A Quieter St. Patrick’s Day

By Jillian Amodio 

While the calendar says we are inching closer to St. Patrick’s Day (March 17), we aren’t observing it in quite the same way. But one of our favorite holidays here on the Bay can still be celebrated, as our Irish brethren tell us.  

John O’Leary, owner of Naptown Events and founder of the Annapolis St. Patrick’s Day parade has transformed the way we celebrate since the parade’s founding in 2011. “St. Patrick’s Day itself has always been busy, but if we were going to do the parade, I wanted to create an entire week of Irish activities, especially for those who were coming in for the parade from out of town or even out of the country,” O’Leary says. “We have people from Norway that have been coming to the parade for the past three years. Every year it just grows bigger and bigger.” 

Last year the parade was able to occur because it is was held the weekend before St. Patrick’s Day—before the state went into lockdown because of the COVID-19 pandemic. “Last year we probably had the largest, or only, St. Patrick’s Day parade in the world because everyone else was doing theirs the following weekend and had to cancel,” he says with a laugh. While the parade won’t happen this March, O’Leary is not letting that dampen his spirits. He is saving up his energy and excitement for September, when the ninth annual parade returns for a full weekend of festivities, including the popular Hooley on City Dock the night before the parade featuring Dublin 5 and the 20th anniversary remembrance of 9/11, a special concert to honor local heroes who have supported the area during the pandemic, and Shamrock the Dock after the parade. 

If September seems too far away and you want to mark the occasion on St. Patrick’s Day itself, you can livestream a concert by popular Celtic group Gaelic Storm. 

 Band member Patrick Murphy is a native of Ireland who now lives in Annapolis but the rest of the band members are spread across the country. Gaelic Storm had its first big break in California in 1996 when they were spotted and recruited for the movie Titanic. Murphy jokes that for a while many people thought they “weren’t a real band” and were “just actors.” They ended up being signed by record label Virgin EMI. From there the band’s career took off and they began touring full time. Through touring Murphy fell in love with the Annapolis area and decided to make it home.  

Pat Murphy of Gaelic Storm will spend St. Patrick’s Day at his Annapolis home with his children Patrick and Lola. Photo courtesy Patrick Murphy.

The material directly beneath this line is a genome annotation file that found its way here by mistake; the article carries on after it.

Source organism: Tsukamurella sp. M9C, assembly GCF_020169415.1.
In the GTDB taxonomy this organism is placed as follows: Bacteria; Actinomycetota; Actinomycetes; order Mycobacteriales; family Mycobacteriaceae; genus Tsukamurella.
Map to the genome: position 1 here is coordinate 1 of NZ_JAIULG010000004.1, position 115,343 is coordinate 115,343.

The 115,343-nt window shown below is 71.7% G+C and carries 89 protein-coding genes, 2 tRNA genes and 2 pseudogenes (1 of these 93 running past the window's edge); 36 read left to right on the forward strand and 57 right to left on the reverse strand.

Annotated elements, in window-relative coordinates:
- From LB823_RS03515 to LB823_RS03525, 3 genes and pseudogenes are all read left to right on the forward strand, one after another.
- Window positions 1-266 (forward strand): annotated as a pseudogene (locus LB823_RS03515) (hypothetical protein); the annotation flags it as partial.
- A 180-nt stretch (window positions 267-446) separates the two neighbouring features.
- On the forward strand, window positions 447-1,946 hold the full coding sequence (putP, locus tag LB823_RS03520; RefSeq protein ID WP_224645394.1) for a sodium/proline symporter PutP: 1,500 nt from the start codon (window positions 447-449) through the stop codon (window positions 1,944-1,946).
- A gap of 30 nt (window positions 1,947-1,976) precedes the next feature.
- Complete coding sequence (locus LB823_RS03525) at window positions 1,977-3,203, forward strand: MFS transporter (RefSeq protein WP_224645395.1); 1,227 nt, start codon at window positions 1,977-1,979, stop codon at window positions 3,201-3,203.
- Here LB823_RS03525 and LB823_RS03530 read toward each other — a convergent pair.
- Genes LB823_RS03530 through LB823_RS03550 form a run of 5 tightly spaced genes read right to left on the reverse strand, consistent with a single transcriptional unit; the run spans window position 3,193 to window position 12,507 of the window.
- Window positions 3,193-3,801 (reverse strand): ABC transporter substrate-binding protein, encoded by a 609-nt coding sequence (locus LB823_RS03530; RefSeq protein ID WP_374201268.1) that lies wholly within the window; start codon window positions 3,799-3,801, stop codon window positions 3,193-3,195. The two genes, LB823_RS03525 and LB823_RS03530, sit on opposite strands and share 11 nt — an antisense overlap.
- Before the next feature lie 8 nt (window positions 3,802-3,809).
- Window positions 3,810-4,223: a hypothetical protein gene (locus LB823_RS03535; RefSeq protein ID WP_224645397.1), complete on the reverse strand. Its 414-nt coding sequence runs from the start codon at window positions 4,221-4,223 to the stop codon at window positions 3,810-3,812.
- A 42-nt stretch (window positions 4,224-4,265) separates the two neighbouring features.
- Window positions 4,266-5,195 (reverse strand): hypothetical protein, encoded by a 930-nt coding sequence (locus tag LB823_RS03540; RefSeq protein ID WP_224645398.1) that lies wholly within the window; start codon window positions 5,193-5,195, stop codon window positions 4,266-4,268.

Murphy says that, for the band, “St. Patrick’s Day is like Christmas day and Santa Claus, and it felt like all of that excitement has been taken away” when they had to cancel their show last year. “The first couple of months were really strange,” Murphy says. “Last year was the first year ever we were home for St. Patrick’s Day.” Even so, Murphy says he is especially grateful for the time he has gotten to spend with his wife Susie, and two children Patrick, and Lola.  

Gaelic Storm’s concert will air on their website at 8pm on St. Patrick’s Day ($22, RSVP: www.gaelicstorm.com). 

Local bagpiper and student 19-year-old Mackenzie Boughey will also be finding alternative ways of channeling the Irish spirit. Her family is of Irish and English heritage and she grew up enjoying the various St. Patrick’s Day celebrations the area had to offer. It was at these events that she discovered the bagpipe.  

While attending a fair, Boughey met a bagpiper named Eddy. “I was talking to him after the show and I really wanted to know how they worked,” she says. She was fascinated and soon began taking lessons from local instructor Hal Cummings. When asked what she enjoys most about the instrument Boughey says “I love that it is such a rare instrument. It’s fun to be a little different and its always such a crowd-pleaser.” While she won’t be playing live anywhere this year, she hopes to post a set on her Facebook page so people can still enjoy the sounds and sights of the bagpipe.  

As always, the Irish Restaurant Company will mark the occasion, although the celebrations will be smaller due to pandemic restrictions. Special menus will be available for carryout and dine-in, but reservations will be required to enjoy live music (see sidebar). Get your own glass of Guinness engraved to take home at Killarney House in Davidsonville, Galway Bay in Annapolis, Brian Boru in Severna Park and Guinness Blonde glassware will be given away tonight (March 11, starting at 6:30pm) at Galway Bay. Details: https://irishrestaurantcompany.com/

St. Patrick’s Day Live Music  

Galway Bay, Annapolis: 
Richard Hayward noon-4pm
Jim Matteo 5-9pm


Brian Boru, Severna Park:

Jim Matteo noon-3pm
Sean Suttell 3-5pm
Sean Suttell (in the tent) 5:30-8:30pm
The Drinker & The Scholar 7-10pm


Killarney House, Davidsonville: 
Bobby Seay (inside) noon-4pm
MacPherson’s Pocket Watch (tent)
Gary Eurice (inside) 5-9pm
Michael K. (tent) 5-9pm


Pirates Cove, Galesville: 
Richard Hayward 5-9pm